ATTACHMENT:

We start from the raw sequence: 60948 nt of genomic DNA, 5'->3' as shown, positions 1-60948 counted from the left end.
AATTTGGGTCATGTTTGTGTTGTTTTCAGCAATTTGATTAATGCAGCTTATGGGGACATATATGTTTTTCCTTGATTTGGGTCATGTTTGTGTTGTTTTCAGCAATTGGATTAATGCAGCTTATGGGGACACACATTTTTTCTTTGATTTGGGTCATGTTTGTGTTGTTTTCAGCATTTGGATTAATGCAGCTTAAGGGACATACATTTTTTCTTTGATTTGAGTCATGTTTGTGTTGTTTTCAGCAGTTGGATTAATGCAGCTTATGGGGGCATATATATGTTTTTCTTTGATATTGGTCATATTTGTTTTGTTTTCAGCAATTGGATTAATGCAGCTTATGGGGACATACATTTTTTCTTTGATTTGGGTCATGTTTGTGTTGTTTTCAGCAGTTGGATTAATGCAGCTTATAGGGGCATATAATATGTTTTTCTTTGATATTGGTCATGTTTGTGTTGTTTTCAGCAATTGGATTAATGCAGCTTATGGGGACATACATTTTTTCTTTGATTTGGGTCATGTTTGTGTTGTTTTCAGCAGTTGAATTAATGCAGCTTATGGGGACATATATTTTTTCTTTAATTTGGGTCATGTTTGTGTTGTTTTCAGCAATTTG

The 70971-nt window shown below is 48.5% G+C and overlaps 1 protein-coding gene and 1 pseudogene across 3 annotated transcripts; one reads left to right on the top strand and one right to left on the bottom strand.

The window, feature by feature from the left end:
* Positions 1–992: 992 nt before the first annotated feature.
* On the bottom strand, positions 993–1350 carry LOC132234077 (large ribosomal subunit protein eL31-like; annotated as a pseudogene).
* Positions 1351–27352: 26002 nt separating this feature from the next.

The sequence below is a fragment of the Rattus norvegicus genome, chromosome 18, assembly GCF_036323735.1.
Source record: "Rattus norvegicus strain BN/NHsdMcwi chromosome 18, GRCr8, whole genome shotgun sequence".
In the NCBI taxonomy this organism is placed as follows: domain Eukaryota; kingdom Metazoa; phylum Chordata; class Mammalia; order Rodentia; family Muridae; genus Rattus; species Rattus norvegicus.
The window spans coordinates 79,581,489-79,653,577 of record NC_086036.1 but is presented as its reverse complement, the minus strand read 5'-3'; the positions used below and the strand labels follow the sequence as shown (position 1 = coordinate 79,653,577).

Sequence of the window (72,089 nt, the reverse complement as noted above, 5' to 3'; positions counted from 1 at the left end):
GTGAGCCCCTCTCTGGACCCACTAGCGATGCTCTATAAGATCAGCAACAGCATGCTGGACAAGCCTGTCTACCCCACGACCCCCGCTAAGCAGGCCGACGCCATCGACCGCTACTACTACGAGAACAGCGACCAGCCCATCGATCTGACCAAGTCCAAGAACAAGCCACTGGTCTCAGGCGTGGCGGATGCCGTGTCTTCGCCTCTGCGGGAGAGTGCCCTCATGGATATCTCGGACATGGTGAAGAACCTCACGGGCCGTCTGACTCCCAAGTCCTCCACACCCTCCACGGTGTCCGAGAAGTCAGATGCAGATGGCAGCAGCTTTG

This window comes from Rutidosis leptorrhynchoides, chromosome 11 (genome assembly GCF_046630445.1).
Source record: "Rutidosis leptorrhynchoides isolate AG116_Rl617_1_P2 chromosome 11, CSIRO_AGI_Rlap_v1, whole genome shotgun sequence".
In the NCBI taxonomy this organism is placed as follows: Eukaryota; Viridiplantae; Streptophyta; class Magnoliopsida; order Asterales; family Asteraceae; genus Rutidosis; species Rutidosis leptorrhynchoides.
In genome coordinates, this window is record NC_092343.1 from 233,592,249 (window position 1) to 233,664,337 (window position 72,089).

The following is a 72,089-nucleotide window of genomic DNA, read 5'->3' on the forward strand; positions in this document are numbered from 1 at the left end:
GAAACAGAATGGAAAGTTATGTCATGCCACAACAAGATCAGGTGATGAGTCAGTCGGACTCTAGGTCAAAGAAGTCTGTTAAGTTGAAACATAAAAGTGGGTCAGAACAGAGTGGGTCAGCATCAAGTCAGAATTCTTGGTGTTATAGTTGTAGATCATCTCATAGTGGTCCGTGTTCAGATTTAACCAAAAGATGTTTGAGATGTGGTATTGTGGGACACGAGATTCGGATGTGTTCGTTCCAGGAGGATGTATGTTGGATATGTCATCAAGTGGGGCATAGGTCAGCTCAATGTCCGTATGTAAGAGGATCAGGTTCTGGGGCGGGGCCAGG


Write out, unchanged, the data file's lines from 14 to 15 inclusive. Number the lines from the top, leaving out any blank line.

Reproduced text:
This window comes from Rutidosis leptorrhynchoides, chromosome 11 (genome assembly GCF_046630445.1).
Source record: "Rutidosis leptorrhynchoides isolate AG116_Rl617_1_P2 chromosome 11, CSIRO_AGI_Rlap_v1, whole genome shotgun sequence".